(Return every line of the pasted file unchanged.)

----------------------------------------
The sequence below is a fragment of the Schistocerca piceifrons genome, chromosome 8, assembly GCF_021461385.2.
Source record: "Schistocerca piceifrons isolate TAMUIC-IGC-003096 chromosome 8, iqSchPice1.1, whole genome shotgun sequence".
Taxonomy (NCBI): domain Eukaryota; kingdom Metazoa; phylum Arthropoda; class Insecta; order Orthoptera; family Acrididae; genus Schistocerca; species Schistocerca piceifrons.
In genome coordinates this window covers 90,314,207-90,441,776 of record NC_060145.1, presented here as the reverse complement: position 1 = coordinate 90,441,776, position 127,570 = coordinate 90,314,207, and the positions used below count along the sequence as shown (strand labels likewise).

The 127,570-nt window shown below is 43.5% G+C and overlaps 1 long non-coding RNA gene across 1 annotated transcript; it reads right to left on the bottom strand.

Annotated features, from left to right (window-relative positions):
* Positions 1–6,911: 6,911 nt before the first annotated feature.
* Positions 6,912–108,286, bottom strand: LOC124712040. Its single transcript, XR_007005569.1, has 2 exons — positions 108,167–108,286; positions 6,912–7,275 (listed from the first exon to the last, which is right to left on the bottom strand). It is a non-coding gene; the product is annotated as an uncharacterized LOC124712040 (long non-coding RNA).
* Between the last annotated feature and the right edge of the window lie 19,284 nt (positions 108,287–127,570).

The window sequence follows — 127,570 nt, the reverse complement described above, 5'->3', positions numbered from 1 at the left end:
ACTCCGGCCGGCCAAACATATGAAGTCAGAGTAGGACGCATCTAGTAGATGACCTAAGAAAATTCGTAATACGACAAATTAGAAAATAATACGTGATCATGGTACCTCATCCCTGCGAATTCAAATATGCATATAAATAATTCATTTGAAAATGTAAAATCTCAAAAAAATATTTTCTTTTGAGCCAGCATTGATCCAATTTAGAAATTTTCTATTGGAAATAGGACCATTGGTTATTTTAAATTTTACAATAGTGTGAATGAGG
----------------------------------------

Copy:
The sequence below is a fragment of the Schistocerca piceifrons genome, chromosome 8, assembly GCF_021461385.2.
Source record: "Schistocerca piceifrons isolate TAMUIC-IGC-003096 chromosome 8, iqSchPice1.1, whole genome shotgun sequence".
Taxonomy (NCBI): domain Eukaryota; kingdom Metazoa; phylum Arthropoda; class Insecta; order Orthoptera; family Acrididae; genus Schistocerca; species Schistocerca piceifrons.
In genome coordinates this window covers 90,314,207-90,441,776 of record NC_060145.1, presented here as the reverse complement: position 1 = coordinate 90,441,776, position 127,570 = coordinate 90,314,207, and the positions used below count along the sequence as shown (strand labels likewise).

The 127,570-nt window shown below is 43.5% G+C and overlaps 1 long non-coding RNA gene across 1 annotated transcript; it reads right to left on the bottom strand.

Annotated features, from left to right (window-relative positions):
* Positions 1–6,911: 6,911 nt before the first annotated feature.
* Positions 6,912–108,286, bottom strand: LOC124712040. Its single transcript, XR_007005569.1, has 2 exons — positions 108,167–108,286; positions 6,912–7,275 (listed from the first exon to the last, which is right to left on the bottom strand). It is a non-coding gene; the product is annotated as an uncharacterized LOC124712040 (long non-coding RNA).
* Between the last annotated feature and the right edge of the window lie 19,284 nt (positions 108,287–127,570).

The window sequence follows — 127,570 nt, the reverse complement described above, 5'->3', positions numbered from 1 at the left end:
ACTCCGGCCGGCCAAACATATGAAGTCAGAGTAGGACGCATCTAGTAGATGACCTAAGAAAATTCGTAATACGACAAATTAGAAAATAATACGTGATCATGGTACCTCATCCCTGCGAATTCAAATATGCATATAAATAATTCATTTGAAAATGTAAAATCTCAAAAAAATATTTTCTTTTGAGCCAGCATTGATCCAATTTAGAAATTTTCTATTGGAAATAGGACCATTGGTTATTTTAAATTTTACAATAGTGTGAATGAGG